I get to Infusion and order an ice coffee. The woman behind me asks, "what size?" I hate that question. It's a perfectly legitimate question, but sometimes it's hard enough to decide what to order let alone what size. When did sizes start, anyway? What ever happened to a standard cup of coffee? I digress. Anyway, indecision fills my mind, "do I go for a small? do I really need a large?" And like always, I go for the middle and order the medium. I grab a copy of the local paper, the Mt. Airy Independent, and decide to sit out on the Avenue and absorb the scene. I sit on the glider bench outside of Scoop and the Video Library and sip and glide and read and watch the morning unfold on Germantown Ave. I am always walking to and fro on this stretch of road, but rarely do I just sit and sip and glide and watch, so I feel happy, peaceful, grateful.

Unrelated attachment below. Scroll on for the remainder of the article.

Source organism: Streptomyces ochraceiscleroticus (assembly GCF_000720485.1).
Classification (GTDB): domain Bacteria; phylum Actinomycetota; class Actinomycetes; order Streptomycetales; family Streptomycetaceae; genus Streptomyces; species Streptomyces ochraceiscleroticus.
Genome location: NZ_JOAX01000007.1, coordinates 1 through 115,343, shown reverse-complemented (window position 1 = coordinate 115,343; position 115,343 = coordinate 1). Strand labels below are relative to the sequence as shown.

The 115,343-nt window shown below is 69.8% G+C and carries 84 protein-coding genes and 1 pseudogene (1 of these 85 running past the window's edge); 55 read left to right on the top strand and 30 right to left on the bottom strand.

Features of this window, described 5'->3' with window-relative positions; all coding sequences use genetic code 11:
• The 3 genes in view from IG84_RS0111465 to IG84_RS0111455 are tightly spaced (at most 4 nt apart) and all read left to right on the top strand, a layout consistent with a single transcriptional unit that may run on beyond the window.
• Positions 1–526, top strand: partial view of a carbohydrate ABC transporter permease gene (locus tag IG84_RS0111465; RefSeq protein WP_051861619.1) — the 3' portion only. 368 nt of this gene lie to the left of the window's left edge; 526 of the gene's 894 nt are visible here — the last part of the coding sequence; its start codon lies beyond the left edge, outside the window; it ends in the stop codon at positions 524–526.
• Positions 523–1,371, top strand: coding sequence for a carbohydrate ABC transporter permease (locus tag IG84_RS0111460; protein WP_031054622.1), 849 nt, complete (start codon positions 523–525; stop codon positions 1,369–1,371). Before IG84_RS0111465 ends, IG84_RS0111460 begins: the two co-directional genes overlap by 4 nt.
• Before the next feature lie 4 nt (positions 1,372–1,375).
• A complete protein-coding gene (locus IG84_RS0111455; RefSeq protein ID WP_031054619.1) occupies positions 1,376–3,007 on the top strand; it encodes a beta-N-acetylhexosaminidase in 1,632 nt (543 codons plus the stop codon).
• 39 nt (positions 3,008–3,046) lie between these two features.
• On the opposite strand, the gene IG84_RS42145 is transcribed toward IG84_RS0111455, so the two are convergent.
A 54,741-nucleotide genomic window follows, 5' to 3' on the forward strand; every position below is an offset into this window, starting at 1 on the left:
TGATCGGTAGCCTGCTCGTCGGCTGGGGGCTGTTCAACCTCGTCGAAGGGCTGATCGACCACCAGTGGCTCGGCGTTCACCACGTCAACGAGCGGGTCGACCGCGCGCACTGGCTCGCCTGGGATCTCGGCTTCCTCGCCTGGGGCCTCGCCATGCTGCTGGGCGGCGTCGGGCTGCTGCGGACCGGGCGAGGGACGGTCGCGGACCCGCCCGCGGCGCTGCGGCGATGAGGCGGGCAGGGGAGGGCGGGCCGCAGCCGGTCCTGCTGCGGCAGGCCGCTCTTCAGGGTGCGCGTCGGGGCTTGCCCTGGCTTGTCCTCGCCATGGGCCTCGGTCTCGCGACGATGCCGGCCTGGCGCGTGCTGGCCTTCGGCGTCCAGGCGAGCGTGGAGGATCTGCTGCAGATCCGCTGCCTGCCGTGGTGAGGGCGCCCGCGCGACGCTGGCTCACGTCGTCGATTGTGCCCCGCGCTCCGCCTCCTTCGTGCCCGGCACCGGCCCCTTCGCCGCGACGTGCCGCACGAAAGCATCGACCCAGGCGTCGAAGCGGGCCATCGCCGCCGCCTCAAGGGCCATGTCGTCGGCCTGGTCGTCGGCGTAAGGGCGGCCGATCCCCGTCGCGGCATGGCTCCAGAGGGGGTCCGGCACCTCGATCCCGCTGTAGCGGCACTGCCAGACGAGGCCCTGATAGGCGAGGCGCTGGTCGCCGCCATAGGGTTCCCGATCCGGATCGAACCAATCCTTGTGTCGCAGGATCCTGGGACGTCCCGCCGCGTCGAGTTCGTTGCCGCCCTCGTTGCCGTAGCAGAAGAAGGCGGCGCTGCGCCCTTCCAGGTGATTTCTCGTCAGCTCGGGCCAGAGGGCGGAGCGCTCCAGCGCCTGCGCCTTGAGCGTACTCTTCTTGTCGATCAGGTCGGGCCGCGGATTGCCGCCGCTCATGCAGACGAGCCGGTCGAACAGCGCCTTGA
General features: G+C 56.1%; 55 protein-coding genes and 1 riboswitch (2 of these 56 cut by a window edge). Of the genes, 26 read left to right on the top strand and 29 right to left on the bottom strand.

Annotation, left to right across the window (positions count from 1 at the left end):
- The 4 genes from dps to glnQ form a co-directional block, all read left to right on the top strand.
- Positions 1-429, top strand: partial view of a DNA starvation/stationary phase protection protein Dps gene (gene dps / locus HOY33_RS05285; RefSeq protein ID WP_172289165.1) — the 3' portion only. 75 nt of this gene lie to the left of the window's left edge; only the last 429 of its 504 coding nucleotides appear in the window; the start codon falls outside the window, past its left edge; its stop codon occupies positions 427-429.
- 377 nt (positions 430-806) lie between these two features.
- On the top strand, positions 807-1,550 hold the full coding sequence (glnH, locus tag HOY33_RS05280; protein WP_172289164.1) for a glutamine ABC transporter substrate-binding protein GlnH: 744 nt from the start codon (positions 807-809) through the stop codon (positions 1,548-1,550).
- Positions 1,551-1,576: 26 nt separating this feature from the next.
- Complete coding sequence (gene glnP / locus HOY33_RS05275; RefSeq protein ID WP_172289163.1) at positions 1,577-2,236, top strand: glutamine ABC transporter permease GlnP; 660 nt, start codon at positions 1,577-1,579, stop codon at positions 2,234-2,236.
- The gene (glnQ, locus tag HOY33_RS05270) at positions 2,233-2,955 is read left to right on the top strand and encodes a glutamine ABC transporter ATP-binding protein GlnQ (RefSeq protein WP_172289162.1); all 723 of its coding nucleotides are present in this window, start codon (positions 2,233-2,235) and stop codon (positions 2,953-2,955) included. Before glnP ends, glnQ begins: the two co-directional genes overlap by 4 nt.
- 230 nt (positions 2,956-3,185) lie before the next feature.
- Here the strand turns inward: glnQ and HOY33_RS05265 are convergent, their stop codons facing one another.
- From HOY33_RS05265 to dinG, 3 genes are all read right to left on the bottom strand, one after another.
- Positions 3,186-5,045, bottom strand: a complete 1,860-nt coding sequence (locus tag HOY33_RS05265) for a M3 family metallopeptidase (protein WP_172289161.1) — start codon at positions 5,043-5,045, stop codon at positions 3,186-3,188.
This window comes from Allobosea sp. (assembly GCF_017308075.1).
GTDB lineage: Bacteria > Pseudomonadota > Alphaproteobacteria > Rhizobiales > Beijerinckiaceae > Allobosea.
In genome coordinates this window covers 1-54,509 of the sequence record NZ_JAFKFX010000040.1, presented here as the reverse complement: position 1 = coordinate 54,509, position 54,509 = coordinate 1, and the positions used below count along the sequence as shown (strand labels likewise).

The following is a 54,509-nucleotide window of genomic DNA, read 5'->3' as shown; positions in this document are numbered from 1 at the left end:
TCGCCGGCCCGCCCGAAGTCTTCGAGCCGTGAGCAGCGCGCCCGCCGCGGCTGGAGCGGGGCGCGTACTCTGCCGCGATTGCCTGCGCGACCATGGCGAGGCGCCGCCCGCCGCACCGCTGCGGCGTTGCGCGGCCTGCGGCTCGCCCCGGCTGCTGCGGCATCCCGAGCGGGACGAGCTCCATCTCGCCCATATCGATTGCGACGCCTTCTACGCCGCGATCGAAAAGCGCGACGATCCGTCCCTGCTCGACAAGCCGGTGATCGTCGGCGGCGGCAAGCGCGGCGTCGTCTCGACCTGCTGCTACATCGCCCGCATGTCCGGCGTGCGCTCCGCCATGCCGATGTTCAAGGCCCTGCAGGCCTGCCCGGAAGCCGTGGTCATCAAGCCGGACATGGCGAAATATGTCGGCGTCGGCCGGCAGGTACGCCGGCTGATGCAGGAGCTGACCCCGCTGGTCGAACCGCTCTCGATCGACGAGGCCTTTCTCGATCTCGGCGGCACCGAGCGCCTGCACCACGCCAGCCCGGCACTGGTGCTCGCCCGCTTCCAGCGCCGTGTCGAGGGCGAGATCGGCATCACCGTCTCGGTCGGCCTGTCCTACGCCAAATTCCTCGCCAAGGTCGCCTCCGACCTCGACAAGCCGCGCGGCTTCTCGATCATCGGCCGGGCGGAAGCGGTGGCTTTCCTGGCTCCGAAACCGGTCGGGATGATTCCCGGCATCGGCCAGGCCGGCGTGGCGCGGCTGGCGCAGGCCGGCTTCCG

I head home, admiring the gardens and adorable tiny parcels of land that some people have as yards. I run into a neighbor, we chat briefly and wish each other a great weekend. I walk up the steps to my house and sit on the front porch and soak in our own little front yard oasis. Despite the cars and buses, all I hear are the birds chirping and the wind chime blowing in the breeze. I look at the garden and think of the snowman that stood there a few months ago, and how the garden was buried under heavy ice and snow. Like the pavement, I feel impressed by the resiliency of nature. It always regenerates; it always comes back.